This post was written by Jackie Wolf-Enrione. She’s a journalist and screenwriter. She’s sent in a few questions and she told me about an upcoming reading of her screenplay. I asked if she’d write up a blog post about her experience with the read and she generously agreed.
If you read this blog regularly you’ll know that I’m in a weekly writer’s group where we bring in around 25 pages every 5 weeks and have professional actors read the pages in front of a group of other writers. The other writers and actors then critique the pages. I highly recommend that everyone who writes screenplays participate in this sort of exercise. You get a great sense about whether or not the scenes are working just by hearing actors read them aloud. You can tell if something you thought was hilarious really is hilarious. You can get a general sense of how these pages will be received by others as there is usually a consensus on what’s working and what’s not. And you can spit ball ideas with the other writers which often really helps break your script open with a fresh set of eyes.
So I hope everyone out there considers this. Below is Jackie’s experience with her own reading.
I’m a journalist by profession. I have stacks of research to draw from; investigative journalism is my strong suit. In 2005, I abandoned the notion of writing a novel about a plane crash I covered in the mid-1990’s. The story arc just wasn’t working, and my characters were like yesterday’s soup.
My manuscript collected dust until January 2010, when an A-list actor and his production company descended upon my Westchester village for an entire month to film. A serendipitous moment in time occurred when I bumped into this actor in line at my post office. After five years of mourning the death of my novel, it came to me: then and there, I took a minor character; made him the lead and the story amazingly wrote itself.
Timing and luck does factor into the equation. Of course, you have to be prepared in the event the stars align for you.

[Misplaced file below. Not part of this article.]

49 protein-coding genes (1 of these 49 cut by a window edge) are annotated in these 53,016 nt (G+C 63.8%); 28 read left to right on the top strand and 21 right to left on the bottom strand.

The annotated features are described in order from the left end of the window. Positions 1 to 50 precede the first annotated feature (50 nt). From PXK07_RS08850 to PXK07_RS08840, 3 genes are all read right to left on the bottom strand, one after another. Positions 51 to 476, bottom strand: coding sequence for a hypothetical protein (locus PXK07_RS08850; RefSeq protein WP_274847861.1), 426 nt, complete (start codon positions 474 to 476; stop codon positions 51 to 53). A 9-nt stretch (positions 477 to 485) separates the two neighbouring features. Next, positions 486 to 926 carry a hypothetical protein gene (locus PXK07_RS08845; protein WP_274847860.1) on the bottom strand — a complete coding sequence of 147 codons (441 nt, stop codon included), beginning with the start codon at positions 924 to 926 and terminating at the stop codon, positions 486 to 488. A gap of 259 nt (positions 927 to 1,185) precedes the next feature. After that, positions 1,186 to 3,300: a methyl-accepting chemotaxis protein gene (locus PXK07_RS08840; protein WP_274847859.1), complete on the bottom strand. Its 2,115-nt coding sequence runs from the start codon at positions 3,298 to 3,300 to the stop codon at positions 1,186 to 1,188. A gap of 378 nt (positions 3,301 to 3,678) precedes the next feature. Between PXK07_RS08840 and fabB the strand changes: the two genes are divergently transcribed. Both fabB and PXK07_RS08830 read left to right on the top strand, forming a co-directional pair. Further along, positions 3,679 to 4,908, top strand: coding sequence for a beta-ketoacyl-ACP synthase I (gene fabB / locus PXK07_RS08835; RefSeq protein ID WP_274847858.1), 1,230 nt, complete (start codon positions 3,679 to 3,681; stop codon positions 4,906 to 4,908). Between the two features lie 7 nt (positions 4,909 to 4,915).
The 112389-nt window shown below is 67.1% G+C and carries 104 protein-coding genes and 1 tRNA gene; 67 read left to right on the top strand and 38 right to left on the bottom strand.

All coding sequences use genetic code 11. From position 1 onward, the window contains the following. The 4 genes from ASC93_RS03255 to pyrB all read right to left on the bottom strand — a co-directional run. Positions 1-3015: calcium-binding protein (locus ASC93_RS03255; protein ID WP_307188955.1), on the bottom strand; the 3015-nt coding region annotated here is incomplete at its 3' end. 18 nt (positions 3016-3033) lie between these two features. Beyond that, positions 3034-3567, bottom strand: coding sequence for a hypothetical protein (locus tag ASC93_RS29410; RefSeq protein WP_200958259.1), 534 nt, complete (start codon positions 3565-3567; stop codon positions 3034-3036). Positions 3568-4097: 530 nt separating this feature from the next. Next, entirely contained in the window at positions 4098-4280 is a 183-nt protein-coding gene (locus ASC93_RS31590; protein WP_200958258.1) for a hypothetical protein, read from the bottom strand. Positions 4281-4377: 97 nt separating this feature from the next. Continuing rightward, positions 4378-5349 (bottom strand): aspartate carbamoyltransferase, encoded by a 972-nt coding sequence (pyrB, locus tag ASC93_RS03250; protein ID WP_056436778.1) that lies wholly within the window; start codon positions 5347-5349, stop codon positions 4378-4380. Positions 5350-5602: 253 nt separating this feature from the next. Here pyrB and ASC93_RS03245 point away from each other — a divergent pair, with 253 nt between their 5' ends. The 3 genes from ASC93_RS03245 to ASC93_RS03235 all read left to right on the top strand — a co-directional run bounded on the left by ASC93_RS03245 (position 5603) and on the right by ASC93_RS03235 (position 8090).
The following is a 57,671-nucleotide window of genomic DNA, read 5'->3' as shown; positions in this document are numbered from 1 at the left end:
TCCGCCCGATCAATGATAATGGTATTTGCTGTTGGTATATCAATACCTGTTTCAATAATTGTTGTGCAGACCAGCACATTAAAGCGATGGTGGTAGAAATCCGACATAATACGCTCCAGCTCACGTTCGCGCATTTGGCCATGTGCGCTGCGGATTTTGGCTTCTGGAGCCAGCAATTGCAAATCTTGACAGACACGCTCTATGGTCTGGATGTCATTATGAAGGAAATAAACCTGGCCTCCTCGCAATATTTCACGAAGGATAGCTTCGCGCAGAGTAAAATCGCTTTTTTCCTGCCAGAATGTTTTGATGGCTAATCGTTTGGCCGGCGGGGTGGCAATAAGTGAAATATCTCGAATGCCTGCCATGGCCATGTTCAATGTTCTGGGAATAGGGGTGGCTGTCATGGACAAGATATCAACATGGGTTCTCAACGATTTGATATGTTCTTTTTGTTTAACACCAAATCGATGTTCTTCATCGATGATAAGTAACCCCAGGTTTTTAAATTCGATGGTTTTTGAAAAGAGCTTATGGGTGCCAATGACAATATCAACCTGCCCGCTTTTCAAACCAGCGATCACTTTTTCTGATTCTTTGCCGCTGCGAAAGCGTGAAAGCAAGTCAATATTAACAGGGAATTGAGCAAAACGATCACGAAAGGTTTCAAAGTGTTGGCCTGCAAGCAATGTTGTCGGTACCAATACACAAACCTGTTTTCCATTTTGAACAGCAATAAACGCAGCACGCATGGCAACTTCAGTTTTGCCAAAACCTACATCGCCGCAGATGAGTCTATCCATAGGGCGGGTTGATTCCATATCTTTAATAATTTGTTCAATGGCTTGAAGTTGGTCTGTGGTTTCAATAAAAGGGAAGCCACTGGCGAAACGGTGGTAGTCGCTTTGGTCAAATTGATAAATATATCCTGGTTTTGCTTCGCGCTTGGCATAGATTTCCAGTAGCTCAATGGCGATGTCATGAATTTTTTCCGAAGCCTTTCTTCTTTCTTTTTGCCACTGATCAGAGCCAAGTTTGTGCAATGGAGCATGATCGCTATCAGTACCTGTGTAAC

My first step on this virgin journey of writing a screenplay was to purchase a few books on how to write a screenplay. Luck has landed me two thirds of the equation: 1) After having expressed interest in writing a screenplay, a crew member on the set was kind enough to give me a copy of the script. That was the first ever movie script I’d seen. 2) I work part time for a major TV news network in New York City and coincidentally work with many actors. My first step testing the waters was a 20 page treatment I shared with my actor friend and colleague, Peter Von Berg. “Great idea,” he said. “But we’ll see how it translates with dialogue.”
Back to the drawing board: I had my work cut out for me. Along with the ‘How To’ Books, I studied the structure and content of the screenplay. I realized that was my path. Though it doesn’t seem so to a novice, the format of the screenplay is formulaic. It forced me to trim my many sub plots, focus on what was important and pump up the character studies. First draft: 145 words in Times New Roman font. What I thought was the finished product was just the beginning. In writing, all the writing is in the rewrites.
Over the course of a year and a half of writing and rewriting, my actor friend and colleague Peter was kind enough to read the many incarnations of this script and make suggestions each step of the way. My husband, a historian and editor and a friend, Homeland Security Specialist and author David Longshore, helped me with editing and military details.